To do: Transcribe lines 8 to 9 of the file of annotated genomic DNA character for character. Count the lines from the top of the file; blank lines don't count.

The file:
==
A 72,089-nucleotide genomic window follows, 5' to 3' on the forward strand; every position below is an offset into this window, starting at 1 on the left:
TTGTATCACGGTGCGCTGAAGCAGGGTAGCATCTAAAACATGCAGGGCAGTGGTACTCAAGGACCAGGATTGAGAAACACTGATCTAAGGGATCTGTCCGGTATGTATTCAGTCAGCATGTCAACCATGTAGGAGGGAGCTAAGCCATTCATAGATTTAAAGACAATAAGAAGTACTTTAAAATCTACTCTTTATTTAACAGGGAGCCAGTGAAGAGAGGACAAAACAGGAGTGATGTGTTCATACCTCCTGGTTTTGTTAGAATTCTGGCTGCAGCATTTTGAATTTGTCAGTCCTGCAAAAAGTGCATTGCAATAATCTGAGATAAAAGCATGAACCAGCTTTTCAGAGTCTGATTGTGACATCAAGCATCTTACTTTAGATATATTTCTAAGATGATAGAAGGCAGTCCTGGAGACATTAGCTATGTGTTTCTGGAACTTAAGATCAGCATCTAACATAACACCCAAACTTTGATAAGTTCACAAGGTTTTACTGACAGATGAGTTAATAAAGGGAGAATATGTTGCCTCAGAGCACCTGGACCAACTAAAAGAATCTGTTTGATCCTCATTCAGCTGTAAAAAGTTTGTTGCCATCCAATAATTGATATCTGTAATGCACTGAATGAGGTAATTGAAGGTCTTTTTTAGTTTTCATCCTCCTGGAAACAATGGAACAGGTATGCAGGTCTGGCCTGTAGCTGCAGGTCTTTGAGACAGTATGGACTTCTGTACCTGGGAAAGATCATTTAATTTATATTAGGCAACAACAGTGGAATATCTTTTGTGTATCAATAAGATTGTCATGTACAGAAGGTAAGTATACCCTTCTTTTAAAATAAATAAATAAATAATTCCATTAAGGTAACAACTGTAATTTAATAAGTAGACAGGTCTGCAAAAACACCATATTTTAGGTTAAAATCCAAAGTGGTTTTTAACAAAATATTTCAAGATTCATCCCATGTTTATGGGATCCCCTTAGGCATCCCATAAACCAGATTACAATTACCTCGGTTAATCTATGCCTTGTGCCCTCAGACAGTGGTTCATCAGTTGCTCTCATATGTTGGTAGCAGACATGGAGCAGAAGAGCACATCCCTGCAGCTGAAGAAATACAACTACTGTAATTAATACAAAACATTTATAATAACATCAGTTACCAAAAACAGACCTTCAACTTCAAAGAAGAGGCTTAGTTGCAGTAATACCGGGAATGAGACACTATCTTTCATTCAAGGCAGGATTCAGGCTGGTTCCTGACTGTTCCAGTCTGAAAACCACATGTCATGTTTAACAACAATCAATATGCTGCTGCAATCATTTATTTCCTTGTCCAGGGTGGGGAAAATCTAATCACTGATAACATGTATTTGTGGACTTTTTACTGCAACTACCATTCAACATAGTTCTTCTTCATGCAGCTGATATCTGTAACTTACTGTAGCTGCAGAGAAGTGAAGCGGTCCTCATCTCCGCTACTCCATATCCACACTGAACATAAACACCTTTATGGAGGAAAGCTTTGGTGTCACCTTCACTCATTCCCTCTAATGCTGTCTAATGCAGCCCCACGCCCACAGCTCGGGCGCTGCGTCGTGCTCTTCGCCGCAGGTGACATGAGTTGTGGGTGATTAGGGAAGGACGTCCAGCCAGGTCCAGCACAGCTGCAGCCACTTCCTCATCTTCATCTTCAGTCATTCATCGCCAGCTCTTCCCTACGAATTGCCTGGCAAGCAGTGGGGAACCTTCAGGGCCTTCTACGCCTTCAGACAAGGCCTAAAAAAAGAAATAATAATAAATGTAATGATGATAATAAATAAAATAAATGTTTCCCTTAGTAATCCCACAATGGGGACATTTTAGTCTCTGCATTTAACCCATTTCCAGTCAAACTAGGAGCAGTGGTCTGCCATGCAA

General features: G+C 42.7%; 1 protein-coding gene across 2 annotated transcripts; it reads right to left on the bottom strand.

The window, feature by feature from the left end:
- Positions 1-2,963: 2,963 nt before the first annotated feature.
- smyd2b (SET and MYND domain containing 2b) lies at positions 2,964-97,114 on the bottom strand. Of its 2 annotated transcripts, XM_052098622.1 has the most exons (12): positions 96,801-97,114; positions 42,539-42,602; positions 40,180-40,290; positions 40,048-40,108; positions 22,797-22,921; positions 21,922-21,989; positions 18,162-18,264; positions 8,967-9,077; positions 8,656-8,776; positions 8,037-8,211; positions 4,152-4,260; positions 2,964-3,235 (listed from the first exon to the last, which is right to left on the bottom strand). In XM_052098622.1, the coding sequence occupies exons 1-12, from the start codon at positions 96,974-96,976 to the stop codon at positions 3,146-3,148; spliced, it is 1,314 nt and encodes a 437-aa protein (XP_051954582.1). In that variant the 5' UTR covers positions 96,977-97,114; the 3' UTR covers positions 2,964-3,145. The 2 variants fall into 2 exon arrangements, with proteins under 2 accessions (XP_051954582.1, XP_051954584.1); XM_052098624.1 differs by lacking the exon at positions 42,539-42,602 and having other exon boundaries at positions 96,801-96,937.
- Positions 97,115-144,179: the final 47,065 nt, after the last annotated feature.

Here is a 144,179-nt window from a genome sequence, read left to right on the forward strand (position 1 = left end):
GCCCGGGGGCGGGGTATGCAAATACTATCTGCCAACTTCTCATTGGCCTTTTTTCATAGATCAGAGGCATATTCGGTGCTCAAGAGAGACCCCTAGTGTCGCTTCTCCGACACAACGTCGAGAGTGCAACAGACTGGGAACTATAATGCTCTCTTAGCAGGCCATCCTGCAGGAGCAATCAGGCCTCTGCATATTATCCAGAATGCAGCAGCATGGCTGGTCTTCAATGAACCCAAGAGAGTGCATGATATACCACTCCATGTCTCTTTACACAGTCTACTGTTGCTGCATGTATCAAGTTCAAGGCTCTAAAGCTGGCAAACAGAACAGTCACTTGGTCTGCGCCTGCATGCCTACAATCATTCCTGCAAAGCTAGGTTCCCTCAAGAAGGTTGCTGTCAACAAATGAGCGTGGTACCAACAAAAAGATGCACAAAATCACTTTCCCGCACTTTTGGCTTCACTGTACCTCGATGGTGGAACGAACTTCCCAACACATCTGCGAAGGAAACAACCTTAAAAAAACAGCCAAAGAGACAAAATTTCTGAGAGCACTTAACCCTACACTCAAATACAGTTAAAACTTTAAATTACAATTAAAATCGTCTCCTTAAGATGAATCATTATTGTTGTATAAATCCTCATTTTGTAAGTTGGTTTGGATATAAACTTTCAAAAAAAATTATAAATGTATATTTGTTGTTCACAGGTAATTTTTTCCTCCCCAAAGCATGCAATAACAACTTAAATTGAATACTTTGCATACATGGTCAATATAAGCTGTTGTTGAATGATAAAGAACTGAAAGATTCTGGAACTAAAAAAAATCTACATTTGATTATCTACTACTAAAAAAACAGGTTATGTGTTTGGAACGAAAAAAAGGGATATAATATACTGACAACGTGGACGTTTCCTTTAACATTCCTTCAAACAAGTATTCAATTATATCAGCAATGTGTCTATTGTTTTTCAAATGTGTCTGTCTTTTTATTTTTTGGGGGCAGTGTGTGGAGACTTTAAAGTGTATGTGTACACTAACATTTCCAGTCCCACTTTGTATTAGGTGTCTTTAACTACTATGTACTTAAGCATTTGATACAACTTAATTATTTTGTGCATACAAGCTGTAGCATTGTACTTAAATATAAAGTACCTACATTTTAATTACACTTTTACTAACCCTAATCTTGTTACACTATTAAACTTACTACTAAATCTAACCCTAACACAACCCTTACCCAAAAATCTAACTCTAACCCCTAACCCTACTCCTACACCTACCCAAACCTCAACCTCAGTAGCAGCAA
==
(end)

Here is a 144,179-nt window from a genome sequence, read left to right on the forward strand (position 1 = left end):
GCCCGGGGGCGGGGTATGCAAATACTATCTGCCAACTTCTCATTGGCCTTTTTTCATAGATCAGAGGCATATTCGGTGCTCAAGAGAGACCCCTAGTGTCGCTTCTCCGACACAACGTCGAGAGTGCAACAGACTGGGAACTATAATGCTCTCTTAGCAGGCCATCCTGCAGGAGCAATCAGGCCTCTGCATATTATCCAGAATGCAGCAGCATGGCTGGTCTTCAATGAACCCAAGAGAGTGCATGATATACCACTCCATGTCTCTTTACACAGTCTACTGTTGCTGCATGTATCAAGTTCAAGGCTCTAAAGCTGGCAAACAGAACAGTCACTTGGTCTGCGCCTGCATGCCTACAATCATTCCTGCAAAGCTAGGTTCCCTCAAGAAGGTTGCTGTCAACAAATGAGCGTGGTACCAACAAAAAGATGCACAAAATCACTTTCCCGCACTTTTGGCTTCACTGTACCTCGATGGTGGAACGAACTTCCCAACACATCTGCGAAGGAAACAACCTTAAAAAAACAGCCAAAGAGACAAAATTTCTGAGAGCACTTAACCCTACACTCAAATACAGTTAAAACTTTAAATTACAATTAAAATCGTCTCCTTAAGATGAATCATTATTGTTGTATAAATCCTCATTTTGTAAGTTGGTTTGGATATAAACTTTCAAAAAAAATTATAAATGTATATTTGTTGTTCACAGGTAATTTTTTCCTCCCCAAAGCATGCAATAACAACTTAAATTGAATACTTTGCATACATGGTCAATATAAGCTGTTGTTGAATGATAAAGAACTGAAAGATTCTGGAACTAAAAAAAATCTACATTTGATTATCTACTACTAAAAAAACAGGTTATGTGTTTGGAACGAAAAAAAGGGATATAATATACTGACAACGTGGACGTTTCCTTTAACATTCCTTCAAACAAGTATTCAATTATATCAGCAATGTGTCTATTGTTTTTCAAATGTGTCTGTCTTTTTATTTTTTGGGGGCAGTGTGTGGAGACTTTAAAGTGTATGTGTACACTAACATTTCCAGTCCCACTTTGTATTAGGTGTCTTTAACTACTATGTACTTAAGCATTTGATACAACTTAATTATTTTGTGCATACAAGCTGTAGCATTGTACTTAAATATAAAGTACCTACATTTTAATTACACTTTTACTAACCCTAATCTTGTTACACTATTAAACTTACTACTAAATCTAACCCTAACACAACCCTTACCCAAAAATCTAACTCTAACCCCTAACCCTACTCCTACACCTACCCAAACCTCAACCTCAGTAGCAGCAA